By Alan Baldwin
(Reuters) – Formula 1 championship contender Max Verstappen was born to race, hailed as a future world champion even before he made history as a 17-year-old rookie in 2015 .
The 24-year-old Red Bull driver is now just one step away from being crowned as he prepares for Sunday’s season finale under the floodlights of the Yas Marina racetrack in Abu Dhabi.
Equal on points with Britain’s Lewis Hamilton, the great Mercedes driver in pursuit of a record eighth title, Verstappen leads 9-8 in wins.
That means he will become the first Dutch world champion by beating Hamilton or not scoring a single point if the 36-year-old fails to finish in the top 10.
Born in Belgium, Verstappen has been involved in the sport since he was a child, on wheels almost as soon as he was able to walk and lead to grand prix greatness by the steady hand of a man. father and former F1 driver Jos.
Senior Verstappen won two podiums for Benetton in 1994 as a teammate to Michael Schumacher, and their family vacationed together.
Max’s mother, Sophie Kumpen, is a top Go player who has raced against future F1 world champion Jenson Button and Red Bull team boss Christian Horner.
“Jos and Sophie have created a child with the right genes together,” former F3 team coach Frits van Amersfoort told the BBC. “And after a while, Max was programmed to be a racer.”
Verstappen has set a F1 record as the youngest driver, scorer and race winner (at age 18) and could become the first non-Mercedes driver to win the title since Sebastian Vettel with Red Bull in 2013.
Hamilton saw the threat coming years ago.
“There is always someone waiting to take my place. I got that Max was just sitting there waiting to get it,” he said in 2017 after winning his fourth title.
“You definitely have a potential world champion in Max and he’s going to get stronger with age.”
The long-awaited battle of generations became a reality this season when Red Bull and engine partner Honda finally supplied Verstappen with the car his talent demanded.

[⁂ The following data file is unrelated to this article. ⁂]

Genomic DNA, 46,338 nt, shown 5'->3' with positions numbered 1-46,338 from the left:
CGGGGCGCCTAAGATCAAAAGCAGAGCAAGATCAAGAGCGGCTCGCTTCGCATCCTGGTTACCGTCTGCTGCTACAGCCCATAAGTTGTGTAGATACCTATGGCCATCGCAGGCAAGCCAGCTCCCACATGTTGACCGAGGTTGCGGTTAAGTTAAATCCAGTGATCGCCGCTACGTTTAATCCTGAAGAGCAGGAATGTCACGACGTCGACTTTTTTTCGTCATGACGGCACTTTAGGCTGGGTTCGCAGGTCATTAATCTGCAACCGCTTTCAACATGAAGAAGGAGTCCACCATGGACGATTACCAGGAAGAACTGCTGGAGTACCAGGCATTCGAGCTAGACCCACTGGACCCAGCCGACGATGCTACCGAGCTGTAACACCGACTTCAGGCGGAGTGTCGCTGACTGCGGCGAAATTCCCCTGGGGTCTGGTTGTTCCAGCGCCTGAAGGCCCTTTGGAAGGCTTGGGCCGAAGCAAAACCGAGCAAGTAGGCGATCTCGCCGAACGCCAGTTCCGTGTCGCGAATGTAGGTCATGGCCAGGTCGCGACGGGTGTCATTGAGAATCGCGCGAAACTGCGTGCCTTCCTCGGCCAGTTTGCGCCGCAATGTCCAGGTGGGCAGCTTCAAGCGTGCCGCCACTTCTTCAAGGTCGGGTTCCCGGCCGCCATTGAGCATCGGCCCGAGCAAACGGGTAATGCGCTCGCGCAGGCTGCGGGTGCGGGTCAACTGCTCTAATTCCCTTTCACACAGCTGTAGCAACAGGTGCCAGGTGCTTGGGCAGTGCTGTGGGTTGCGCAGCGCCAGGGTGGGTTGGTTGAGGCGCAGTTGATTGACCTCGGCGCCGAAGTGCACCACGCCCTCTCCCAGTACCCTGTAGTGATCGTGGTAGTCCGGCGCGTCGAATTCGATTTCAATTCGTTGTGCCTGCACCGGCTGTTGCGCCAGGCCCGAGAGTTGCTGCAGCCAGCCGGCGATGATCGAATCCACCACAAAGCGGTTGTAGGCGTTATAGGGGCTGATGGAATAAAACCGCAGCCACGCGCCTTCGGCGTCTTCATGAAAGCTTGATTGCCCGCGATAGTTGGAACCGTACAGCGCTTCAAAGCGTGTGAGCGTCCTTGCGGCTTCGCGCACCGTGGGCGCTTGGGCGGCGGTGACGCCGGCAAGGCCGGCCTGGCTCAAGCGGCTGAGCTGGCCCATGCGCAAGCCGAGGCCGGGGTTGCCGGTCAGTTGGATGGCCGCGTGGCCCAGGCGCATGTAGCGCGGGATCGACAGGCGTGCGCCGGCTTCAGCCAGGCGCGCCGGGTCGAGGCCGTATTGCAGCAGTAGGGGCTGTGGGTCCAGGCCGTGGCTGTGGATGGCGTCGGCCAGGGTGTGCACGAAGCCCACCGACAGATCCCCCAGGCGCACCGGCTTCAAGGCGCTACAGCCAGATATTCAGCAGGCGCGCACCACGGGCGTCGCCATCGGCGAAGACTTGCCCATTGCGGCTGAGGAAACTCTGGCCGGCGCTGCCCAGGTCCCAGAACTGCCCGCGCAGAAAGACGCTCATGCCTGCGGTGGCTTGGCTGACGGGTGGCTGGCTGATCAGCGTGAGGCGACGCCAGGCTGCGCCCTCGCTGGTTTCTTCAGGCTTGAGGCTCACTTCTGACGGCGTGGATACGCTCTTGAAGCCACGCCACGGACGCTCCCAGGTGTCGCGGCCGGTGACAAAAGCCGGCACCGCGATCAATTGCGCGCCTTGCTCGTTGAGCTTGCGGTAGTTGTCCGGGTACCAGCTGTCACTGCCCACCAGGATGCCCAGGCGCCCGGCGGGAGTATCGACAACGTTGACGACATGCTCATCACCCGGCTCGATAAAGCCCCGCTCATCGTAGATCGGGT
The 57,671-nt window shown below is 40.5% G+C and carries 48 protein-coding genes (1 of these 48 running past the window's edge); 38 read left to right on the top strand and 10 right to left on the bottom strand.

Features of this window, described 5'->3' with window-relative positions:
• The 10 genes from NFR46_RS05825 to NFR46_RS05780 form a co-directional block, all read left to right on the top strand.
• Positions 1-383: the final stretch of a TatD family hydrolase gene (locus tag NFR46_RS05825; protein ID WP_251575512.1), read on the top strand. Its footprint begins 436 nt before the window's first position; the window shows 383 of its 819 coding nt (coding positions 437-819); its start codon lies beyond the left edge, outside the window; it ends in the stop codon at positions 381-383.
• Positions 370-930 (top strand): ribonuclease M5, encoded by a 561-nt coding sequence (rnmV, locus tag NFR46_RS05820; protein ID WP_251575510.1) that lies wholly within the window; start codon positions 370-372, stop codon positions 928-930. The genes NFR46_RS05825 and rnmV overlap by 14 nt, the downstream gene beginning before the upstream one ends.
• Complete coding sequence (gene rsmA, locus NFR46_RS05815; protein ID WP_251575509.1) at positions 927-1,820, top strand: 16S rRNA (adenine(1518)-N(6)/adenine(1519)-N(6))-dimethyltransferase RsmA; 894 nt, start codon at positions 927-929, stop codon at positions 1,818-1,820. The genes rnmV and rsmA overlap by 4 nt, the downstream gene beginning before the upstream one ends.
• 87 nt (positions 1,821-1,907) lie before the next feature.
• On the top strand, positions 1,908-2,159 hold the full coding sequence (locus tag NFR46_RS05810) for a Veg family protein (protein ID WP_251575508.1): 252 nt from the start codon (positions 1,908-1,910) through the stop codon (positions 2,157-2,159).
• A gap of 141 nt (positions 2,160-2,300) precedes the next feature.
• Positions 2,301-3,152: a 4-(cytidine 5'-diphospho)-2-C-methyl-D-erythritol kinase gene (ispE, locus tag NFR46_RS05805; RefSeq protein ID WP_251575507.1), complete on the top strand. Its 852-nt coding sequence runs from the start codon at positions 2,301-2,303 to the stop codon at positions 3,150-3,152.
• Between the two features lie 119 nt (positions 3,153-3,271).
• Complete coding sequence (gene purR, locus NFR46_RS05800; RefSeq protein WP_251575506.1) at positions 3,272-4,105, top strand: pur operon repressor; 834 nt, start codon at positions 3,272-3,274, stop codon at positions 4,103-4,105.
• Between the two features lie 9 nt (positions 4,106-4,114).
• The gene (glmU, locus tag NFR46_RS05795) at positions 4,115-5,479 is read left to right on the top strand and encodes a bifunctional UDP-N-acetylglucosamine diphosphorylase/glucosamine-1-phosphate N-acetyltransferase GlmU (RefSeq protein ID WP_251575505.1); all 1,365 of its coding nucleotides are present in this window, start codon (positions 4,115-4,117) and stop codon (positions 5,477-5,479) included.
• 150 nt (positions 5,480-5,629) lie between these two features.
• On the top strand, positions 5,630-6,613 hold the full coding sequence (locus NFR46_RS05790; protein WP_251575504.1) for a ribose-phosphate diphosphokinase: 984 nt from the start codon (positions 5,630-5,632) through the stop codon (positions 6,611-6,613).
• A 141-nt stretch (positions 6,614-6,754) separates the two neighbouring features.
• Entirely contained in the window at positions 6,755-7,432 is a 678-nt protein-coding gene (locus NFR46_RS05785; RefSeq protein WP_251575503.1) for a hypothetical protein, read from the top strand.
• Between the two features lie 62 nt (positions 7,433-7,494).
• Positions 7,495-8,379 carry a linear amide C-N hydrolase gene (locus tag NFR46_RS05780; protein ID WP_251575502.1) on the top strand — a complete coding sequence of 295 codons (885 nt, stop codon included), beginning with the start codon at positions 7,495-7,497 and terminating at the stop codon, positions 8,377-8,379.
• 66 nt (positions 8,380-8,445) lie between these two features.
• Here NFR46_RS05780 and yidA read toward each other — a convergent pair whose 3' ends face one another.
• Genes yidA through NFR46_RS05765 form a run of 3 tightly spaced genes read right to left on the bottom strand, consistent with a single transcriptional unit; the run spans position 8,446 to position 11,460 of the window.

While he and Hamilton were in a showdown of their own, they were also at opposite poles.
As the Briton gets into fashion and music and uses his background as F1’s only black champion and driver to promote racial equality and diversity, Verstappen is little more distracted.
“Favorite hobby? That is a difficulty. Outside of F1, I do a lot of (virtual) sim races. I guess it’s a preference,” Verstappen said at the Saudi Arabia Grand Prix last weekend.
“But in a way not because I take it very seriously.”
Verstappen is uncompromising and belligerent, though more relaxed than his father, a racer who takes everything out of the car but sometimes crosses the line – literally and figuratively.
Hamilton said at Jeddah he felt Verstappen raced as if the rules didn’t apply to him while former driver Martin Brundle was also concerned about some of his moves.
The Sky TV commentator said: “It’s Max’s ability to control the car and his wisdom, he can sometimes make bold moves and leave some doubt that it’s a tough race. or simply a professional foul outside of the rules,” Sky TV commentator.
Horner said people didn’t give Verstappen enough credit.
“Max drives like Tyson Fury fights. He has that heart, too,” he said recently.
“You just know he’s going to give everything and if you knock him down, he’ll bounce back. He has that burning desire, that commitment. “
(Reporting by Alan Baldwin in London, editing by Toby Davis)
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